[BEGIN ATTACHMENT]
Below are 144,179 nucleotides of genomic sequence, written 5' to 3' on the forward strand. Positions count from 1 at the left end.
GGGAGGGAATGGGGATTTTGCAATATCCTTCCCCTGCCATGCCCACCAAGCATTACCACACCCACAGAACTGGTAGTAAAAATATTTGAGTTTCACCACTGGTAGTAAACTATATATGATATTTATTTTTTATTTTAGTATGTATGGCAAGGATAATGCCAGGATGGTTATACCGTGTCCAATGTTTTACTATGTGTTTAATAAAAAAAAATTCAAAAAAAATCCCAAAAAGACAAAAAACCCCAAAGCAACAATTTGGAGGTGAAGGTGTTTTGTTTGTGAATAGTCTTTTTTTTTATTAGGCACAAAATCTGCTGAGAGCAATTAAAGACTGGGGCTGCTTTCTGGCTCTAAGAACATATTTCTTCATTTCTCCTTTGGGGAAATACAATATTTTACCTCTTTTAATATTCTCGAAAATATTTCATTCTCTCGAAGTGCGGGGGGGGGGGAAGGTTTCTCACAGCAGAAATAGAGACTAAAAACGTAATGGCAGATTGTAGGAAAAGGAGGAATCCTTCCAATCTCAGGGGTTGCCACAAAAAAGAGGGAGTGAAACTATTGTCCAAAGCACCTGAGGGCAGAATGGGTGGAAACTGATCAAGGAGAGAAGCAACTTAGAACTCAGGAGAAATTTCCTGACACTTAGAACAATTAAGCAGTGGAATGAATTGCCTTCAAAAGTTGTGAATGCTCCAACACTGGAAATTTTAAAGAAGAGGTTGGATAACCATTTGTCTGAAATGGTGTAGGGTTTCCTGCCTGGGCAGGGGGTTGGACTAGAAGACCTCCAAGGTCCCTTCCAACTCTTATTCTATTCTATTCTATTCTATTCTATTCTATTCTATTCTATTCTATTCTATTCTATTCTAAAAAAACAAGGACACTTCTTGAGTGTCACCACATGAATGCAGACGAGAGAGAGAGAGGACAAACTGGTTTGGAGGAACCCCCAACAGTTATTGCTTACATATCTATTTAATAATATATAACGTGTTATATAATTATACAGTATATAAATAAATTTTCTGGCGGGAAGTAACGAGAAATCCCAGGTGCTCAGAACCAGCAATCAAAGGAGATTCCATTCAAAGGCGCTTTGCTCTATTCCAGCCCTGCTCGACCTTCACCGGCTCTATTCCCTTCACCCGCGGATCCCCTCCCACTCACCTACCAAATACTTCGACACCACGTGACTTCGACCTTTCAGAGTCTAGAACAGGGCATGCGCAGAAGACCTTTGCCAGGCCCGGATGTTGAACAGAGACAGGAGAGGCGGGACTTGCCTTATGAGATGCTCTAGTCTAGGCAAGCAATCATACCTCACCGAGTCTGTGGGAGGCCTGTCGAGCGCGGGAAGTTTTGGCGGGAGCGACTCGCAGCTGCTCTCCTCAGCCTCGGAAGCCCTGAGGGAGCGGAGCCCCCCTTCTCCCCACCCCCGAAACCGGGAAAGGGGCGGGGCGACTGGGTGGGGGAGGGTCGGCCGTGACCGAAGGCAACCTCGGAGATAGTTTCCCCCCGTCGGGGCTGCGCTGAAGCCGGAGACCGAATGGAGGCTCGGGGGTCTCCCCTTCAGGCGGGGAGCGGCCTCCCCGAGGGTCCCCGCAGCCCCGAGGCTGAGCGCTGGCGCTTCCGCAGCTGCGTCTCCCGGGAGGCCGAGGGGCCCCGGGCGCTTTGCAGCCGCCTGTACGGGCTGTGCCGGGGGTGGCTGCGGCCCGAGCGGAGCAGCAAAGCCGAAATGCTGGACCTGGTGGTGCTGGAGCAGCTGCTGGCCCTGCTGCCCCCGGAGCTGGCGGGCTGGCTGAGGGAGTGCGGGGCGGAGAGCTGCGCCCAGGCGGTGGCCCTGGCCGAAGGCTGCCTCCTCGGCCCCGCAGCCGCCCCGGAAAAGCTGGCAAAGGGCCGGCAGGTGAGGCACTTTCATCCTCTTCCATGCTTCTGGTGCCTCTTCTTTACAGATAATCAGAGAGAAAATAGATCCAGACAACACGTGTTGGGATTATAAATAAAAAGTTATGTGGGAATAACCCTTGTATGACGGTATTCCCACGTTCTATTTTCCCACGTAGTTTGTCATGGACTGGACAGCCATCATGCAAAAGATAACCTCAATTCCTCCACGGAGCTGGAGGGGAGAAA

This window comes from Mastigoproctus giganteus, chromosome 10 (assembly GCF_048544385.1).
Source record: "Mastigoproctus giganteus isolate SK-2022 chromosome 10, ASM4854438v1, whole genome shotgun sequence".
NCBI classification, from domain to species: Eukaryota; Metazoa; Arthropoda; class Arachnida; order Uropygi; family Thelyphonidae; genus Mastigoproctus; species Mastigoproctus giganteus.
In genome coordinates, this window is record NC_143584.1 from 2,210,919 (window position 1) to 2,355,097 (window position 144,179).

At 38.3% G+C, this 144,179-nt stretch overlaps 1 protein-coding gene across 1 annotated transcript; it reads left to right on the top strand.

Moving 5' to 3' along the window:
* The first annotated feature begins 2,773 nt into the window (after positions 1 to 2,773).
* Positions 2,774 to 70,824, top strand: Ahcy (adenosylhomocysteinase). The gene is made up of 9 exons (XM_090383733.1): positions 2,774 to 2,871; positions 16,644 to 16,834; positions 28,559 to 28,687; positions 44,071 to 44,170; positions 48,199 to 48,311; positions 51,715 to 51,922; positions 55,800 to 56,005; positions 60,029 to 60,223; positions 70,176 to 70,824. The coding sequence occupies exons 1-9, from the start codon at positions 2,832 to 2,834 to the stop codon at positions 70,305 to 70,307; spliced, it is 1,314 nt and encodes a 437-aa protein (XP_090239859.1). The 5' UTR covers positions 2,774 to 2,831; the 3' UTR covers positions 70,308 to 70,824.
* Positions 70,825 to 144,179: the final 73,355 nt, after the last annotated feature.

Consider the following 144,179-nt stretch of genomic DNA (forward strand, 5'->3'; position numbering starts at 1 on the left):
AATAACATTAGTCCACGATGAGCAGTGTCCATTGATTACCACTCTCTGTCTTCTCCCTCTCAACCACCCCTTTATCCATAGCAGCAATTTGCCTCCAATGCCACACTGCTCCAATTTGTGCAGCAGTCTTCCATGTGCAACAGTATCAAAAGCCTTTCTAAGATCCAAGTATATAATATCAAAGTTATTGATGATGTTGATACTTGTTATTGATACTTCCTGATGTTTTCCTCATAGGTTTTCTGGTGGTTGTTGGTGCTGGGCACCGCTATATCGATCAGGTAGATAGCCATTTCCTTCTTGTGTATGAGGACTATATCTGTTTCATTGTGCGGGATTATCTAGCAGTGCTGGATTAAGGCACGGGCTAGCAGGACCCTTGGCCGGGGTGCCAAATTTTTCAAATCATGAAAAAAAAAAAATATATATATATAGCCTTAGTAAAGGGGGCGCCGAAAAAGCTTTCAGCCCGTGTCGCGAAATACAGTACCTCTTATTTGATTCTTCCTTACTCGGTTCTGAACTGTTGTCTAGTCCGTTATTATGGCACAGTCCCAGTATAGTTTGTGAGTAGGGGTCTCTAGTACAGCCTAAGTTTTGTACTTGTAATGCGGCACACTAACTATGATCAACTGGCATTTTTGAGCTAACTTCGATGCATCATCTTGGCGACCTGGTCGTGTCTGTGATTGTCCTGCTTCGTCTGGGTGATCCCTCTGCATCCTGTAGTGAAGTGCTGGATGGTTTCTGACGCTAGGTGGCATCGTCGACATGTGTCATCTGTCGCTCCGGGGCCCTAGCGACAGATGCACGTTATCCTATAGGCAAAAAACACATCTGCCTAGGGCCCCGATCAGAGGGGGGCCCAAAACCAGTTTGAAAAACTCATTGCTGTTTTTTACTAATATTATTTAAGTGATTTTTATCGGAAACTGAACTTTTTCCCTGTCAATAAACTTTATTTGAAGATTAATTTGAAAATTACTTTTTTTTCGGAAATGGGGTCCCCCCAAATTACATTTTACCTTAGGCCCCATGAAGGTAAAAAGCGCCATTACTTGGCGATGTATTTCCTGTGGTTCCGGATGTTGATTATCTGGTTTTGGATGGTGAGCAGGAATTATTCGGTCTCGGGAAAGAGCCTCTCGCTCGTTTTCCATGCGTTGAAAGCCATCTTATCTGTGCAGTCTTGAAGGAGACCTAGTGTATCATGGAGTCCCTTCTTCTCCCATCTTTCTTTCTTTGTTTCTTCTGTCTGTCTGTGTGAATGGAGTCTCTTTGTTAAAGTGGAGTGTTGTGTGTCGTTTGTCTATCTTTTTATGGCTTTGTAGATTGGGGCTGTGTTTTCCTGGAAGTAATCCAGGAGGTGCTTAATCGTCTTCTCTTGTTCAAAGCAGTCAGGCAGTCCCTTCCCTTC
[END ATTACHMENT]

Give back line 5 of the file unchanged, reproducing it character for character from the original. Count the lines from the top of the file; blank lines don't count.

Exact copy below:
NCBI classification, from domain to species: Eukaryota; Metazoa; Arthropoda; class Arachnida; order Uropygi; family Thelyphonidae; genus Mastigoproctus; species Mastigoproctus giganteus.